279. Quadrivial Pursuits: the Oxford Calculators

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Bradwardine and other thinkers based at Oxford make breakthroughs in physics by applying mathematics to motion.



Further Reading

• M. Clagett, The Science of Mechanics in the Middle Ages (Madison: 1959).

• R.C. Dales, The Scientific Achievement of the Middle Ages (Philadelphia: 1973).

• D.A. Di Liscia and E.D. Sylla (eds), Quantifying Aristotle: the Impact, Spread, and Decline of the Calculatores Tradition (Leiden: 2022).

• C.H. Leijenhorst et al. (eds), The Dynamics of Aristotelian Natural Philosophy from Antiquity to the Seventeenth Century (Leiden: 2002).

• A. Maier, Studien zur Naturphilosophie der Spätscholastik, 5 vols (Rome: 1949-68).

• E.D. Sylla, “The Oxford Calculators’ Middle Degree Theorem in Context,” Early Science and Medicine  15 (2010), 338-70.

• E.D. Sylla, The Oxford Calculators and the Mathematics of Motion (New York: 1991).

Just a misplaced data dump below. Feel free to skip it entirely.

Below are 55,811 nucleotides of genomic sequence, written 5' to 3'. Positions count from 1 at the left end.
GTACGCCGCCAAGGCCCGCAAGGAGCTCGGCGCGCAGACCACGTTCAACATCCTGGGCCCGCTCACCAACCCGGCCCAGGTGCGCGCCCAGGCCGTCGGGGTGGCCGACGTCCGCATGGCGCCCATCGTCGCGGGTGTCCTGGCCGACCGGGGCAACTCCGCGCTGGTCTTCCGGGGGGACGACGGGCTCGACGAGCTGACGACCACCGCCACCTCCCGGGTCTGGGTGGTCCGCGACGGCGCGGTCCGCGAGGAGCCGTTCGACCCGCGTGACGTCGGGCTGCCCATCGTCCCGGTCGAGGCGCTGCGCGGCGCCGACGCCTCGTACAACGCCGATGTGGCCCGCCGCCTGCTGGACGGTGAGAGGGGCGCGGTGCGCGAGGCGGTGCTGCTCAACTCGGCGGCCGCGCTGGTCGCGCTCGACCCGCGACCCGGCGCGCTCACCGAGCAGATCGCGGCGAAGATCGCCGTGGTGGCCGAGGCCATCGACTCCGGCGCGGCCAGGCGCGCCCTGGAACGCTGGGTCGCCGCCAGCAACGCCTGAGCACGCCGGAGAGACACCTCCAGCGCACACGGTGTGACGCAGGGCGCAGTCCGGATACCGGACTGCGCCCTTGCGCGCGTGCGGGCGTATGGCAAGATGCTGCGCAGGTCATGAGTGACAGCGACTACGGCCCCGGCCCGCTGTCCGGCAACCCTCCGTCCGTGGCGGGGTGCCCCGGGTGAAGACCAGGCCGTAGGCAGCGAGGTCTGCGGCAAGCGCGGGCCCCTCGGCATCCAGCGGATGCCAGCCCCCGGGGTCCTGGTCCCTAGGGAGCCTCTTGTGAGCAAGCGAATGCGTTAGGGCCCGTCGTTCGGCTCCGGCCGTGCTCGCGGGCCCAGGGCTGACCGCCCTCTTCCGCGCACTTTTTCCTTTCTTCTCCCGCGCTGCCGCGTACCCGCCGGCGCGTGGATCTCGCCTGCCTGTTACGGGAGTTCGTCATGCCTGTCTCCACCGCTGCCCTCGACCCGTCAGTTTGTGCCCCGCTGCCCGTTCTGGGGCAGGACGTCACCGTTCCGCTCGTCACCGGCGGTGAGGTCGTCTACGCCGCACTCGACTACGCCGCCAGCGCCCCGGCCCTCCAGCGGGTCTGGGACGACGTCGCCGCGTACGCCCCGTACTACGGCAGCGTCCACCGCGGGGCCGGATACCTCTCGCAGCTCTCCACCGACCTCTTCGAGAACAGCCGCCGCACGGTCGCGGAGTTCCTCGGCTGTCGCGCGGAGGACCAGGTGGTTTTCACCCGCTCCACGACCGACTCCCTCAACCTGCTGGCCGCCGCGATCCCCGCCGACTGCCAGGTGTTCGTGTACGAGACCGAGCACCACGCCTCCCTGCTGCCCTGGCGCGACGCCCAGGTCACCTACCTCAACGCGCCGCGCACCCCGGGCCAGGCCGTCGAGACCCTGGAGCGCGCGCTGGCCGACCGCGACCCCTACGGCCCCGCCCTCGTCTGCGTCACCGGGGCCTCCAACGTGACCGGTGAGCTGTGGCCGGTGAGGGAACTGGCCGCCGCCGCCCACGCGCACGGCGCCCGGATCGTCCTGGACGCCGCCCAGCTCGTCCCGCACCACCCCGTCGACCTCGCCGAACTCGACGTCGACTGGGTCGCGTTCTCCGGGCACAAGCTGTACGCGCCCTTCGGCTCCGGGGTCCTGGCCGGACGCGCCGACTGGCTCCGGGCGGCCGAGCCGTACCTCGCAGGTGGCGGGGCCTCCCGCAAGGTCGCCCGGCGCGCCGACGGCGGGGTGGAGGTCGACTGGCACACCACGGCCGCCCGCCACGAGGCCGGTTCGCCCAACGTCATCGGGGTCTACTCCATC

• C. Wilson, William Heytesbury: Medieval Logic and the Rise of Mathematical Physics (Madison: 1956).

Stanford Encyclopedia: William Heytesbury

Stanford Encyclopedia: Richard Kilvington


Quadrupedant on 5 June 2017

Cube roots

Hi Peter,

I think there is a vocal typo at 17:50, you say 3^(1/3) to 2^(1/3) (3 to the third and 2 to the third, i.e. the cube roots) but you mean 3^3 to 2^3. 

In reply to by Quadrupedant

Peter Adamson on 5 June 2017


Oh yes, you're right: in my script it is right but I misspoke when recording it (I like the idea of a "vocal typo").

Let me also heartily congratulate you on your James Brown icon and email address. Make it Funky (Parts 3 and 4)!

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